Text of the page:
And the crazy thing is, I have achieved roughly 90% of the results (strength, size and body composition) as I did when I was spending upwards of 3.5-4 hours in the gym a day.

I put a priority on my main exercises, and follow them up with a few assistance exercises. This way I get rid of the extra volume that isn’t helping me, and would likely be setting me up for another overuse injury.

Instead of focusing on how much work you complete, make sure to focus on the quality of work you are completing.

 

4. High Low Training is Best

Again piggy backing on the previous two points, high low training is a great way to manage volume and recovery. I believe I first heard the term high low training from Joel Jamieson of 8weeksout.com.

It is exactly as it sounds…a great way to approach training is to break up high intensity days with lower intensity days in order to promote greater recovery between the more demanding sessions.

Before my injuries, I rarely completed low days. Every session was a demanding session, whether that was a resistance training session or a conditioning session. This not only led to a decreased performance with my sessions, but it was catalyst to my overuse injuries.

Now I make sure that my higher intensity sessions are bookended with lower intensity sessions. An example would be a lower body push and upper body pull day, followed by a low volume sprint day, then a lower body pull and upper body push day, followed by a cardiac output day (longer slower conditioning).

 

(castironstrength.com)

 

After that I may take a complete active rest day before I repeat the cycle.

This allows my body to adapt and grow stronger, leaner and more athletic. Not only that, but it gives my “mental gas tank” a chance to refill which allows me to put out a greater effort with every high intensity session.

Try following a layout like this for a little while and it is likely that you will notice that you are progressing faster, as well as happier and not dreading any one session.

 

5. Nutrition is Key…but You Don’t Have to Be Radical

When I used to learn something that was backed by quality evidence, I’d take it and run with it…sometimes a little too far.

So, when I found out that processed food was not optimal for health and performance, in my mind I could not justify consuming any…ever!

No more bagels, cereal, ice cream or pizza.

No more soda, fruit “juice” or creamer in my coffee.

I would skip going out with my friends and family, and even my girlfriend at the time, which never went over well.

Although I knew better, in my mind I thought that if I consumed any of the foods on the “you shouldn’t eat or drink” list, I would immediately lose my six pack, all of my muscle and my reputation as a healthy and athletic individual.

But I’ve learned better…thank God (or whoever you believe in).

Now I consume foods that I wouldn’t even fathom touching, EVERY DAY!

In fact, as I am writing this, I am finishing up a piece of sweet cornbread from a local bakery…and it is delicious.

But the key is, as we have all heard, moderation.

 

(wickedgoodkitchen.com)

If I were to eat the whole loaf of corn bread, I would have a problem. It would be too much sugar and overall calories to sustain my physique and health. So instead, I’m eating a piece big enough for two solid bites.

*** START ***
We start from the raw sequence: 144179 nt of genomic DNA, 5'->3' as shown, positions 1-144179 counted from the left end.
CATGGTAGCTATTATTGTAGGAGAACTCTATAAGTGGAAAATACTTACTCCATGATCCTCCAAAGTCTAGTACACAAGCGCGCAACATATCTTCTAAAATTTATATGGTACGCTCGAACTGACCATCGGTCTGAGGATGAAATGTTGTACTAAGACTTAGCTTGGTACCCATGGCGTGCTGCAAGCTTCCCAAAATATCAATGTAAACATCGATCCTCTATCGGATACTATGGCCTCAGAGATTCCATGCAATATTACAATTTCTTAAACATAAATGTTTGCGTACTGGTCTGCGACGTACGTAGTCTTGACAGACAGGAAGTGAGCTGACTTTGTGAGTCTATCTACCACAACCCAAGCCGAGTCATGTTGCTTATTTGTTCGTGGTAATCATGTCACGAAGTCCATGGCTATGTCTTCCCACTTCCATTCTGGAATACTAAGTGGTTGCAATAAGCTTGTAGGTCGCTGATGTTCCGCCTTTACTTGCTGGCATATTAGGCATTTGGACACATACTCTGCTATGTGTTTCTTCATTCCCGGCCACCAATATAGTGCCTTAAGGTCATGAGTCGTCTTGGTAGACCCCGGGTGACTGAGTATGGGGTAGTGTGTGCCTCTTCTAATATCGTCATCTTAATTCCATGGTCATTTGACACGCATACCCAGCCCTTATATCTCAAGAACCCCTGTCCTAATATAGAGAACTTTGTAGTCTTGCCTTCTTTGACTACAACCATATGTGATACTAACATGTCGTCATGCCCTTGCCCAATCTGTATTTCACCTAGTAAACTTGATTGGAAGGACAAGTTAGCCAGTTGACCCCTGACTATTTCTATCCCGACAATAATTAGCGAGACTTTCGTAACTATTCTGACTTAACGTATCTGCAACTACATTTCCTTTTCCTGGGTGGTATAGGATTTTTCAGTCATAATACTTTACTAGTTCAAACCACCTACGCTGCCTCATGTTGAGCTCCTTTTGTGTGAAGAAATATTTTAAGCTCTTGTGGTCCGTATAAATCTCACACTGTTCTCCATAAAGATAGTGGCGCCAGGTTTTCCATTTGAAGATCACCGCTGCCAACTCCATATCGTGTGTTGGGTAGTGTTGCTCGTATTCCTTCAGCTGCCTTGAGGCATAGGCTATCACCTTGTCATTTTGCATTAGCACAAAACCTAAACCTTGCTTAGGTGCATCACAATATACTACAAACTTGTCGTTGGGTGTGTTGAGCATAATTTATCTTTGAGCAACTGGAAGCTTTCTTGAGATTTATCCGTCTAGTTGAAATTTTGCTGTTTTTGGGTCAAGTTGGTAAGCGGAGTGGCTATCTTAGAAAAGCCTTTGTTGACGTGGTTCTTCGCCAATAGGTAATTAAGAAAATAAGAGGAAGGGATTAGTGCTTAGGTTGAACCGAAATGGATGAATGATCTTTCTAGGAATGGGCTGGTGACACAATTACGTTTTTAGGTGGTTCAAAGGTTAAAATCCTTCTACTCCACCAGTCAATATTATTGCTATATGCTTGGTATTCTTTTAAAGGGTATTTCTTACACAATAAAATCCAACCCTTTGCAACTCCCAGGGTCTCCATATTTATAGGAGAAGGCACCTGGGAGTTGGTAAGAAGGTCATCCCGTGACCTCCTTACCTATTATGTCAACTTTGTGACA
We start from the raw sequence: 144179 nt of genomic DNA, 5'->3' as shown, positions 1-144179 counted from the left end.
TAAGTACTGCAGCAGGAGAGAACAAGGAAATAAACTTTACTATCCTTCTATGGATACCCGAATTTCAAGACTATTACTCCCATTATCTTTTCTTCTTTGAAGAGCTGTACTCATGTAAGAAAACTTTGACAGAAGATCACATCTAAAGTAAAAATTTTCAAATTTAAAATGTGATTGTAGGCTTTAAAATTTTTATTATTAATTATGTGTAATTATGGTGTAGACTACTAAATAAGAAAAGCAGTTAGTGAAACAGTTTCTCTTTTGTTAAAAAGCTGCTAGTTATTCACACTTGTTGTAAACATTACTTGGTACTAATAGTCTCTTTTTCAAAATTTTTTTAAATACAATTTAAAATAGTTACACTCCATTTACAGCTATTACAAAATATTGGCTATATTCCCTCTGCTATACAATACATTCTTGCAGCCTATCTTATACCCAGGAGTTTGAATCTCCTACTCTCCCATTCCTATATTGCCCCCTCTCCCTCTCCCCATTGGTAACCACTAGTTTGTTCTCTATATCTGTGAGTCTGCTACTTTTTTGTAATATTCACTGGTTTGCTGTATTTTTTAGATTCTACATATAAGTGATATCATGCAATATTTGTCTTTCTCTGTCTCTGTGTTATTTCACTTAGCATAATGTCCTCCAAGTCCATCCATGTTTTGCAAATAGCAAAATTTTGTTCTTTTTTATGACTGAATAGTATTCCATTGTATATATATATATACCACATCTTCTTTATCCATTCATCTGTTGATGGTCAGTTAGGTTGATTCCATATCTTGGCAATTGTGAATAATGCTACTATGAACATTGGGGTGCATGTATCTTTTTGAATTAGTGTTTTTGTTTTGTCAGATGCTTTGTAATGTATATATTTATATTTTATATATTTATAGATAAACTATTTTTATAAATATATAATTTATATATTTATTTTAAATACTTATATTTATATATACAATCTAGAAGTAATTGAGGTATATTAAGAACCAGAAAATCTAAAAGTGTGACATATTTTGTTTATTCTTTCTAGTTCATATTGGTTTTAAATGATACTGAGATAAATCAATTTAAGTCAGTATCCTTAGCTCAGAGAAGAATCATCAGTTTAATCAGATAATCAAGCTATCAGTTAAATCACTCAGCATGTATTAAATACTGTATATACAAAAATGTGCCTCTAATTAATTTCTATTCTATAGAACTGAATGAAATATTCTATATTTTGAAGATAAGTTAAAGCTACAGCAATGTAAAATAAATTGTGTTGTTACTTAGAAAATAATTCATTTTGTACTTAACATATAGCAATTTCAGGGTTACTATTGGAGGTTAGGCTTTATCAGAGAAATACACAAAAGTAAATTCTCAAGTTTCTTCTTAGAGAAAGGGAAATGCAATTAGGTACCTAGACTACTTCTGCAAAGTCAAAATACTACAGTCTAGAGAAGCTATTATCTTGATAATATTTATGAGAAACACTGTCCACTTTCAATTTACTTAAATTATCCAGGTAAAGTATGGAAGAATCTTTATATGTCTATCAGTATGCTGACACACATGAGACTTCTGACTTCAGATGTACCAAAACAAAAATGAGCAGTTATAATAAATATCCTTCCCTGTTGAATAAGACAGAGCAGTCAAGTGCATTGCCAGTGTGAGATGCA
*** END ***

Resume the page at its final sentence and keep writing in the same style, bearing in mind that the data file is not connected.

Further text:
And tomorrow I’m having a cheeseburger, and a bun…I know, OMG!!!

But with my cheeseburger I will have a side salad, not french fries or onion rings. See, moderation.

With that said, I still do stay away from certain things as much as I possibly can. Mainly hydrogenated fats and unnecessary added sugar.

 

(heart.org)

The point is, you can have a little something that “you shouldn’t” every day and still be perfectly healthy as well as achieve and maintain the physique you want.

You just can’t let a little something turn into a lot of something every time you consume food (or drink).

Enjoying a little something will also help you stay consistent with your nutrition as we all know, depriving ourselves of anything for too long inevitably results in over indulgence and possibly the “what the hell, I’m just gonna keep going” attitude.

One last tip, plan on your little something(s), that way you can portion it appropriately and you won’t be so tempted when your co-worker brings in a dozen donuts on Monday.

 

Wrapping Up

After more than 2000 words (thanks for staying with me) I hope that the points above can help you avoid the long, arduous journey I have taken from healthy and strong, to weak and broken, and back again.

You need to move well (and learn how to do so!), manage the stress you put on your body, recover well, give yourself a chance to adapt and grow, and enjoy the little things along the way.

I also hope that you can see that achieving the body, health and performance you want does not have to come at such a severe sacrifice to your life, happiness and overall well being.

It will take work, and there will be some sacrifice, but as like anything else in life, when you are too radical you are likely to experience negative results, and affect those around you as well.

Let me know what you think about this article in the comments below, and share it with those you care about…ya Facebook, Twitter, whatever your social media go to is!

And for specific help, you can always reach out to me at kyle@theathleticway.com!

 

To your health and performance,

KA